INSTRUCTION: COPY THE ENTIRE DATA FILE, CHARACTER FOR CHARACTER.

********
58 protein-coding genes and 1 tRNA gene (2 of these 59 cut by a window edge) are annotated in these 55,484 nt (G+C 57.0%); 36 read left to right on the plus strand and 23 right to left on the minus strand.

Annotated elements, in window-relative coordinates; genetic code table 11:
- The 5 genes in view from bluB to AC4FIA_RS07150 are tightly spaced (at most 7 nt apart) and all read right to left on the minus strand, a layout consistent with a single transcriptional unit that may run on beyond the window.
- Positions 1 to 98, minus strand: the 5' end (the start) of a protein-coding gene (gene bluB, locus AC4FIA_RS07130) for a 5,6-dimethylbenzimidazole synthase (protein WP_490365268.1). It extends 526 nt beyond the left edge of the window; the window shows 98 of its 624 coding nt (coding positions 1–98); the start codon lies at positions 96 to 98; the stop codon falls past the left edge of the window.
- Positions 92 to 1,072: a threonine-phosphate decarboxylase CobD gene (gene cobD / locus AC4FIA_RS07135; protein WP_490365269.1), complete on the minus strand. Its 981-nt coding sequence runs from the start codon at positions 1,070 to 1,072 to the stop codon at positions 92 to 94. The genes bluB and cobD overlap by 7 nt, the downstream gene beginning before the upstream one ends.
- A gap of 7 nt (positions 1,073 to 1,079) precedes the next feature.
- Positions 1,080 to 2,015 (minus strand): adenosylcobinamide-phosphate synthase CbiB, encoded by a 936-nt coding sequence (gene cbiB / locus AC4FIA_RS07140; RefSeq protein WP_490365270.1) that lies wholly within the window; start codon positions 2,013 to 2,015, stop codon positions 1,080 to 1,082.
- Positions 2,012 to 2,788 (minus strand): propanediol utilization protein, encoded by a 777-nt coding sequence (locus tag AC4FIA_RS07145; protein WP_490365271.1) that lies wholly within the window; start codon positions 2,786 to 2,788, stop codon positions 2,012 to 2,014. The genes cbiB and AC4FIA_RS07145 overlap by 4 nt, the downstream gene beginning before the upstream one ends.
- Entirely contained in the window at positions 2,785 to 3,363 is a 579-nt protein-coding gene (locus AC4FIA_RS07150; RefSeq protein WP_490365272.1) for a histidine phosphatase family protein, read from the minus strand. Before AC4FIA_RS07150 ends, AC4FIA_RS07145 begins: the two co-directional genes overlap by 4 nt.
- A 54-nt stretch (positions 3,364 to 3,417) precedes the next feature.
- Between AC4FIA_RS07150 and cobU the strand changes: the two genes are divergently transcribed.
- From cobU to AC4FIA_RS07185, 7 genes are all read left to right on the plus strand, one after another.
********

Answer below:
58 protein-coding genes and 1 tRNA gene (2 of these 59 cut by a window edge) are annotated in these 55,484 nt (G+C 57.0%); 36 read left to right on the plus strand and 23 right to left on the minus strand.

Annotated elements, in window-relative coordinates; genetic code table 11:
- The 5 genes in view from bluB to AC4FIA_RS07150 are tightly spaced (at most 7 nt apart) and all read right to left on the minus strand, a layout consistent with a single transcriptional unit that may run on beyond the window.
- Positions 1 to 98, minus strand: the 5' end (the start) of a protein-coding gene (gene bluB, locus AC4FIA_RS07130) for a 5,6-dimethylbenzimidazole synthase (protein WP_490365268.1). It extends 526 nt beyond the left edge of the window; the window shows 98 of its 624 coding nt (coding positions 1–98); the start codon lies at positions 96 to 98; the stop codon falls past the left edge of the window.
- Positions 92 to 1,072: a threonine-phosphate decarboxylase CobD gene (gene cobD / locus AC4FIA_RS07135; protein WP_490365269.1), complete on the minus strand. Its 981-nt coding sequence runs from the start codon at positions 1,070 to 1,072 to the stop codon at positions 92 to 94. The genes bluB and cobD overlap by 7 nt, the downstream gene beginning before the upstream one ends.
- A gap of 7 nt (positions 1,073 to 1,079) precedes the next feature.
- Positions 1,080 to 2,015 (minus strand): adenosylcobinamide-phosphate synthase CbiB, encoded by a 936-nt coding sequence (gene cbiB / locus AC4FIA_RS07140; RefSeq protein WP_490365270.1) that lies wholly within the window; start codon positions 2,013 to 2,015, stop codon positions 1,080 to 1,082.
- Positions 2,012 to 2,788 (minus strand): propanediol utilization protein, encoded by a 777-nt coding sequence (locus tag AC4FIA_RS07145; protein WP_490365271.1) that lies wholly within the window; start codon positions 2,786 to 2,788, stop codon positions 2,012 to 2,014. The genes cbiB and AC4FIA_RS07145 overlap by 4 nt, the downstream gene beginning before the upstream one ends.
- Entirely contained in the window at positions 2,785 to 3,363 is a 579-nt protein-coding gene (locus AC4FIA_RS07150; RefSeq protein WP_490365272.1) for a histidine phosphatase family protein, read from the minus strand. Before AC4FIA_RS07150 ends, AC4FIA_RS07145 begins: the two co-directional genes overlap by 4 nt.
- A 54-nt stretch (positions 3,364 to 3,417) precedes the next feature.
- Between AC4FIA_RS07150 and cobU the strand changes: the two genes are divergently transcribed.
- From cobU to AC4FIA_RS07185, 7 genes are all read left to right on the plus strand, one after another.